Chris Cleave: I had to do it, really. Because of the way the story works. When there’s an atrocity, a massacre—like there is in the book—you find that quite often the only surviving non-combatants are women. All the guys that survive are rounded up and forced to join the government army or militia. So they become soldiers, and this isn’t a story about soldiers. It’s a story about a soldier who tries to be free.
So Little Bee had to be a woman. And when she arrives in London, I wanted her to form a very simple friendship with another woman. So there would be basically two straight women, so there would be no sexual overtones to the relationship—because I wanted to talk about, ‘How far would you go to help another human being?’ And I didn’t want it to be any more complicated than that—and so I sort of had to write two female characters. I didn’t think about it too hard. Unfortunately, I don’t think too hard in advance about my writing. And then I find myself in over my head, and so I just have to become a better writer each time.”
So, yeah, it was quite daunting to do. But, having done it, I discovered that it really changed me. I’m a different person, because I spent the year that it took me to write this thinking from two womens’ points of view. It’s been one of the most interesting experiences of my life.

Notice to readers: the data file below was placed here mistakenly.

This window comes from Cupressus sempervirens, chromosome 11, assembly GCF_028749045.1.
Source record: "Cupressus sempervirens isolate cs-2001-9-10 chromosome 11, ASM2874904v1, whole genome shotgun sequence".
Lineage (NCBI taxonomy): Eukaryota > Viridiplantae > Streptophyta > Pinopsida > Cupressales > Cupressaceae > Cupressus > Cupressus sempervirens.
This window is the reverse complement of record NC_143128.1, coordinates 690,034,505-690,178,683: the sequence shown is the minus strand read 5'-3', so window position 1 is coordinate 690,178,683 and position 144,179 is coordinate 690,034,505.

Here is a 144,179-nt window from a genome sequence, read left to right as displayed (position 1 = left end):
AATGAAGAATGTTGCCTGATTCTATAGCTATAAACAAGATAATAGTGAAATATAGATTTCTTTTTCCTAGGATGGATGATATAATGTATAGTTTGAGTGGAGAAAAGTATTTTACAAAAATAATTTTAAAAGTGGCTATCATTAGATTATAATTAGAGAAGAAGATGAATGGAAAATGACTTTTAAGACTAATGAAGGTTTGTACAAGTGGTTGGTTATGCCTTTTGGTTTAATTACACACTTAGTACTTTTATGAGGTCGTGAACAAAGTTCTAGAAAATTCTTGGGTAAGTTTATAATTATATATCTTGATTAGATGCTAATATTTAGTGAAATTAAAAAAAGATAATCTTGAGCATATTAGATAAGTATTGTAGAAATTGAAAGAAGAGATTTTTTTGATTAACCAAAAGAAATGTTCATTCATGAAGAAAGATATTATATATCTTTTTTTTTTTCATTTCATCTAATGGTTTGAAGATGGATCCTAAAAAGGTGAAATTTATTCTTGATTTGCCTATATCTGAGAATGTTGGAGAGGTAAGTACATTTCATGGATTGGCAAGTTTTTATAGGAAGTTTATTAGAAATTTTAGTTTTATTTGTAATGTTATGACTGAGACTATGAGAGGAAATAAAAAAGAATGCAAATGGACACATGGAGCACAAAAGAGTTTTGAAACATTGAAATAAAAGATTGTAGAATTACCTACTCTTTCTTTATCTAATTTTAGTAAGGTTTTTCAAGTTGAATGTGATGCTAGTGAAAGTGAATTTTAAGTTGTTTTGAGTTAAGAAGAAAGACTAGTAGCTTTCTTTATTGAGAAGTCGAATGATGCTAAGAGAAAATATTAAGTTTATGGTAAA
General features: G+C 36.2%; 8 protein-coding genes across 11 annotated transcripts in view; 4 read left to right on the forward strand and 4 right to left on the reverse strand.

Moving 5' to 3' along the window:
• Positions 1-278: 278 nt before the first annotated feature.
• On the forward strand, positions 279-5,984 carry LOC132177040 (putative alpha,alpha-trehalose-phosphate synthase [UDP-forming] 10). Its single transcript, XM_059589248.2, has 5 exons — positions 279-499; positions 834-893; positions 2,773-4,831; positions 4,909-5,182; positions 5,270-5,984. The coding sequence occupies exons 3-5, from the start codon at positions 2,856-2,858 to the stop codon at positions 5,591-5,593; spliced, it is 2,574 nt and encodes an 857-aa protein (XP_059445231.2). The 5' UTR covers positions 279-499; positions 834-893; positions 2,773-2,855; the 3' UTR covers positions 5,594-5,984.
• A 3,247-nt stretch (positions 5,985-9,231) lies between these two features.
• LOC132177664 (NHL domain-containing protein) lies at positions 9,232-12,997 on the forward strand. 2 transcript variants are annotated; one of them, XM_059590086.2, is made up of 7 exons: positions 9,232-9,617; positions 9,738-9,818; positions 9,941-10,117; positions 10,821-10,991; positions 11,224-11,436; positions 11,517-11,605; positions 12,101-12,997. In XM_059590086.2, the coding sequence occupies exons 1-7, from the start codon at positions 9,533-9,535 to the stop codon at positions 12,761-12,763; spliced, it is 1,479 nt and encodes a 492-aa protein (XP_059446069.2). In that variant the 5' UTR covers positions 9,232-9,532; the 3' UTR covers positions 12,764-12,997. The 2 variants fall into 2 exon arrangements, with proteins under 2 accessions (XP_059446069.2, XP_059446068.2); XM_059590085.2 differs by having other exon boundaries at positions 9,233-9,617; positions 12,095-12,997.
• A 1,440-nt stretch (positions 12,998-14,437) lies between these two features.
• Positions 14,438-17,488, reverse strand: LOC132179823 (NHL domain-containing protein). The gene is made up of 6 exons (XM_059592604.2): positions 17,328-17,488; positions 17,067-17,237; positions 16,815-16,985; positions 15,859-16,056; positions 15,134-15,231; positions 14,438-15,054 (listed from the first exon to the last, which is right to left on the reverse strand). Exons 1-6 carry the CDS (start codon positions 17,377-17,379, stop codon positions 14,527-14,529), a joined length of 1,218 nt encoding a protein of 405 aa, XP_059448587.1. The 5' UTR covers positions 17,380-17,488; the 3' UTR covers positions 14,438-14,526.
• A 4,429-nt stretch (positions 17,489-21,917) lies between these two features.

LEO: You acknowledge the degree of challenge in taking on events in the world that are so far removed from your home situation. Failing at an important moment, and then having to struggle to see if you can move forward—that’s what happens to the character Andrew [Sarah’s husband] in this novel. Do you know of [writers] who write after they come to a challenge that they haven’t been able to face—so that they’re readdressing it with their writing?
CC: The character in the book that I most closely resemble is Andrew, but I’m not suffering from depression. I did write the book because I was appalled at my lack of action when I was faced with asylum seekers once in my life.
I was about 12 years ago. I was a student and in the summer holidays from university I would take on paid work…any paying job of casual labor. One of the jobs that I got was in the kitchen of an asylum detention center just outside Oxford. I worked there three days. Cooking and serving food to refugees who had been imprisoned in this place. I found it absolutely shocking that these people were detained—because they hadn’t committed a crime. They had no idea when they would be released or why they were imprisoned. Most of them had fled from horrific situations in the Balkans or in countries like Sierra Leone, which were in the middle of terrible wars. And they were genuine refugees. But my country, Britain, didn’t believe them--and at some point was going to deport them back to these countries that they’d come from. Which was extremely unfair and probably illegal—to imprison people like that who’ve committed no crime.
I was incredible upset by what I saw, and by the conditions in that place. And yet, I did nothing. I just allowed myself to be quietly freaked out by it. I took the money that they paid me for working in that place—and therefore became part of the system. Even though it was only three days, I’ve felt guilty about that for nearly twelve years afterwards.